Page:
Although he had ties to the Royal Family of Orléans and the July Monarchy, Eugène Lami (1800–1890) nevertheless continued to sketch society life under the Second Empire, using his favourite technique, watercolour. In this unfinished drawing, a preparatory sketch for another watercolour (held in a private collection), the artist depicts a Parisian salon with three identifiable figures : the painter Eugène Delacroix, the poet Alfred de Musset (1810–1857) and the lawyer and politician Pierre-Antoine Berryer (1790–1868) who was a cousin to Delacroix.

Four friends

An inscription on the back of the mount suggests that the scene takes place in the home of Marquise Adeline de Lagrange (1800–1878). A close friend of Berryer, she is mentioned on several occasions in Delacroix’s journal and in his correspondence with Berryer (some 160 letters held at the Musée Delacroix). Delacroix, Berryer and the marquise met regularly in Paris, but also in Augerville, during the summer, at the estate where Berryer liked to receive friends.

A renowned orator, Berryer is shown in the centre of the composition, captured in mid-conversation as he gestures with his hands. Delacroix stands beside him with a stately demeanour, his gaze fixed straight ahead, looking out over the audience with the distance and reserve his contemporaries often remarked upon. On the left, leaning against the lintel of the fireplace, his right arm bent behind his back, top hat in hand, Alfred de Musset is chatting with a young woman. He is wearing an unbuttoned blue tailcoat that reveals his tall and slender build. His presence here can undoubtedly be explained by the warm friendship extended to him by Berryer. While Musset was not as close with Delacroix, who had little appreciation for his poetry, the painter and the poet had known one another for some time : in the 1820s, they both attended Charles Nodier’s gatherings at the Arsenal Library, Alfred and Caroline Tattet’s salon, and other Romantic circles.

Eugène Lami : a certain idea of elegance

These figures all had ties with one another, but also with the man who drew them. Delacroix and Lami had known each other since they were young. In the 1850s, they both sat on the Paris municipal council. Lami was also very close to Alfred de Musset, having illustrated a number of his poems and plays ; he was often received by Caroline Jaubert, who was De Musset’s mistress, a great friend of Berryer… and Marquise de Lagrange’s sister-in-law.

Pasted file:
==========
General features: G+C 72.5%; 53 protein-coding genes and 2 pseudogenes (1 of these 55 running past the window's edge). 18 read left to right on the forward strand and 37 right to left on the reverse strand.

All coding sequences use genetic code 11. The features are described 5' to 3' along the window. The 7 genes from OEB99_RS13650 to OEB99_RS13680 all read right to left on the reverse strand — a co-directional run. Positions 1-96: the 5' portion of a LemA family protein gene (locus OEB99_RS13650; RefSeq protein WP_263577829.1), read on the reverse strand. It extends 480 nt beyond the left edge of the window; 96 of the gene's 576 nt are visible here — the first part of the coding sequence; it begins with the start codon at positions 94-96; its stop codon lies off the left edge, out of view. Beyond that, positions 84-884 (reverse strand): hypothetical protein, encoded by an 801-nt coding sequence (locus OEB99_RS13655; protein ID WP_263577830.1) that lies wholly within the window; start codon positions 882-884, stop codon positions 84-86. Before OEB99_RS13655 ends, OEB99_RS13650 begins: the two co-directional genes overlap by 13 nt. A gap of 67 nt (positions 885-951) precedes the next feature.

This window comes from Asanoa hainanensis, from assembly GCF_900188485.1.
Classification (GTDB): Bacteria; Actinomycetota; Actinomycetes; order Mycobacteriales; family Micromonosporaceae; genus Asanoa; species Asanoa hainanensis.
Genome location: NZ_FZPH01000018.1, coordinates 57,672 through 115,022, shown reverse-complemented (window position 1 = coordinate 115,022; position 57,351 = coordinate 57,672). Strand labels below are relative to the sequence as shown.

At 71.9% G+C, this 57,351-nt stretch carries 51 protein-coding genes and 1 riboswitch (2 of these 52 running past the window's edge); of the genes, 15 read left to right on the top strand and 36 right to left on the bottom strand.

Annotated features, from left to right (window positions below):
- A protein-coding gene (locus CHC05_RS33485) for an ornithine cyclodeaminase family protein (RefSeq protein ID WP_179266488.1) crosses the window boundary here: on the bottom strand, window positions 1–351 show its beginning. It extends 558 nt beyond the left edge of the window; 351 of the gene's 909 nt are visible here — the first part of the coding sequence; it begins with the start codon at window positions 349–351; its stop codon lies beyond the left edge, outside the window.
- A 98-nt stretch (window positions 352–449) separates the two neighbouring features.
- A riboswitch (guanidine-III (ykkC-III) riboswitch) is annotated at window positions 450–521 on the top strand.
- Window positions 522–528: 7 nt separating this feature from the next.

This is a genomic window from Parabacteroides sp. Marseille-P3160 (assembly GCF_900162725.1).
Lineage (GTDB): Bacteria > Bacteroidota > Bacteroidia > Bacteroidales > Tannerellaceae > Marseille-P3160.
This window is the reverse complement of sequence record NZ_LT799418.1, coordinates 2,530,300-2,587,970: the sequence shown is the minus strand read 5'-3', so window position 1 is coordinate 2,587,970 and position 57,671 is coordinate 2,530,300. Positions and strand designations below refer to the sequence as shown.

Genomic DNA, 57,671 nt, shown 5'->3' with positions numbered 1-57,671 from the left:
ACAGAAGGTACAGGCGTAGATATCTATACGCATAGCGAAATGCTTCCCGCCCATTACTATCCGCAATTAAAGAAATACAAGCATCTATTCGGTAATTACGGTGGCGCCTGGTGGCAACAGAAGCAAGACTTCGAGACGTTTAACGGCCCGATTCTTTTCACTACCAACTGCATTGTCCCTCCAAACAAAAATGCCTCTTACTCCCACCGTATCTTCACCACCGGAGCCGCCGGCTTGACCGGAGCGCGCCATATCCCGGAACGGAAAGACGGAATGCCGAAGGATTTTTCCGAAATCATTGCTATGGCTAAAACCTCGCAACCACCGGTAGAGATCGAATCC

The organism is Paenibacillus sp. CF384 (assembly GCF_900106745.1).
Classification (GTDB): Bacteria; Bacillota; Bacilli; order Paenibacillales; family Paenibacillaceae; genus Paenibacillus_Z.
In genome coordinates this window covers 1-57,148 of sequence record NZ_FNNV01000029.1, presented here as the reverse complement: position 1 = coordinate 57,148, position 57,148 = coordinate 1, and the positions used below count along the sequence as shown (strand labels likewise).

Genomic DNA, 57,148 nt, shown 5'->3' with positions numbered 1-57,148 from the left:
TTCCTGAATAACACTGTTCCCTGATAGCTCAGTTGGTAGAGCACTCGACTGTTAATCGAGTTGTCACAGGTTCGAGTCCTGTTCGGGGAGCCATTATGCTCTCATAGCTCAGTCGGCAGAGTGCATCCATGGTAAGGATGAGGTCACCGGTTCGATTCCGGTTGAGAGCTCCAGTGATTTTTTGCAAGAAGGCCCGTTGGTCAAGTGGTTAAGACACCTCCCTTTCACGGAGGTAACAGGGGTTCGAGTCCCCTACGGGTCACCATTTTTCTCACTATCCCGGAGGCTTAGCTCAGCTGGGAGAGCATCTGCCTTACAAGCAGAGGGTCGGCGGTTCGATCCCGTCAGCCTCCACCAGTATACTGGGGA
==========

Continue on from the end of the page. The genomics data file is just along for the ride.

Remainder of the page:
This friendly little meeting takes place in a refined home that shows Eugène Lami’s interest in decoration and furnishings (Lami worked on several occasions as a decorator for the Orléans family). The cosy setting, which seems more aristocratic than bourgeois, is a theatre for rather old-fashioned practices of sociability that give priority to wit and elegance.

History and provenance

Dating of this watercolour can be deduced between 1852 —the year Eugène Lami returned from England —and 1857, the year of Alfred de Musset’s death, which is consistent with the references in Delacroix’s journal to dinners at Mme de Lagrange’s home, as well as the appearance of the figures depicted. It has always remained in Eugène Lami’s family. It belonged to Albert Guillaume (1873–1942), painter and illustrator of Parisian society during the Belle Époque and the interwar period, whose sister, Marie-Louise Guillaume, had wed Eugène Lami’s son. Eugène Lami was also a friend of architect Édmond Guillaume (1826–1894), who was Albert Guillaume’s father. Conservation work on this drawing revealed a preparatory sketch in graphite pencil on the back.


  • Exhibition catalogue Dessins romantiques français provenant de collections privées parisiennes, Musée de la vie romantique, 3 May–15 July 2001, text by Louis-Antoine Prat, Paris : Paris musées, 2001, p. 142, fig. 1, repr.
  • René Huyghe, Jean-Louis Bory, Jean Cau et alii, Delacroix, Paris, Hachette, collection Génies et réalités, 1963, repr., n. p.
  • Paul-André Lemoisne, L’œuvre d’Eugène Lami (1800-1890), lithographies – dessins – aquarelles – peintures, essai d’un catalogue raisonné, Paris, H. Champion, 1914, collection de la société de l’histoire de l’art français, n°744, p173-174.
  • Exhibition catalogue Exposition des Cent ans de vie française : Centenaire de la Revue des deux mondes, 1829-1929 : en l’Hôtel Jean Charpentier, Paris, 1929, no. 689, p. 98.